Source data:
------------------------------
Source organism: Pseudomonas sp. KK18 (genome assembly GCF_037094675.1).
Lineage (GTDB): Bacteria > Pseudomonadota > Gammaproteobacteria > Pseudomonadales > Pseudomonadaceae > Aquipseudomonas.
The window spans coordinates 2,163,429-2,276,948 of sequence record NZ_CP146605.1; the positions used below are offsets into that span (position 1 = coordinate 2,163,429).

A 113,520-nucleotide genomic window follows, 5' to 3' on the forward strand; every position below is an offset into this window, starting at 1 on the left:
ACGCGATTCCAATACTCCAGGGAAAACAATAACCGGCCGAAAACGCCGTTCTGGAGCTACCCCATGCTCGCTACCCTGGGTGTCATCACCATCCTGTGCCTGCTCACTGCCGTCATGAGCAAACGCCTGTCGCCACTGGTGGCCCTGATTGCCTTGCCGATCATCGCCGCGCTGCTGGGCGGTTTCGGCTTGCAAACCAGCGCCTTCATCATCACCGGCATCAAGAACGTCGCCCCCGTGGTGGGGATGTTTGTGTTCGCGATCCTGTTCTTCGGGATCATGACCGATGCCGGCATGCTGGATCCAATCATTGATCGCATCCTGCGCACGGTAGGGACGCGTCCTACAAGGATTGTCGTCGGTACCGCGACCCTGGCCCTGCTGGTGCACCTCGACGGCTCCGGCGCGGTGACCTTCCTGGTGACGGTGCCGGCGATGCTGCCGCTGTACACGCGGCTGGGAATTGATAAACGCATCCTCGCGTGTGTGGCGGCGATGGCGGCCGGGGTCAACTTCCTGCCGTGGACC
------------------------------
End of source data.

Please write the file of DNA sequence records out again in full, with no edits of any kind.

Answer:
Source organism: Pseudomonas sp. KK18 (genome assembly GCF_037094675.1).
Lineage (GTDB): Bacteria > Pseudomonadota > Gammaproteobacteria > Pseudomonadales > Pseudomonadaceae > Aquipseudomonas.
The window spans coordinates 2,163,429-2,276,948 of sequence record NZ_CP146605.1; the positions used below are offsets into that span (position 1 = coordinate 2,163,429).

A 113,520-nucleotide genomic window follows, 5' to 3' on the forward strand; every position below is an offset into this window, starting at 1 on the left:
ACGCGATTCCAATACTCCAGGGAAAACAATAACCGGCCGAAAACGCCGTTCTGGAGCTACCCCATGCTCGCTACCCTGGGTGTCATCACCATCCTGTGCCTGCTCACTGCCGTCATGAGCAAACGCCTGTCGCCACTGGTGGCCCTGATTGCCTTGCCGATCATCGCCGCGCTGCTGGGCGGTTTCGGCTTGCAAACCAGCGCCTTCATCATCACCGGCATCAAGAACGTCGCCCCCGTGGTGGGGATGTTTGTGTTCGCGATCCTGTTCTTCGGGATCATGACCGATGCCGGCATGCTGGATCCAATCATTGATCGCATCCTGCGCACGGTAGGGACGCGTCCTACAAGGATTGTCGTCGGTACCGCGACCCTGGCCCTGCTGGTGCACCTCGACGGCTCCGGCGCGGTGACCTTCCTGGTGACGGTGCCGGCGATGCTGCCGCTGTACACGCGGCTGGGAATTGATAAACGCATCCTCGCGTGTGTGGCGGCGATGGCGGCCGGGGTCAACTTCCTGCCGTGGACC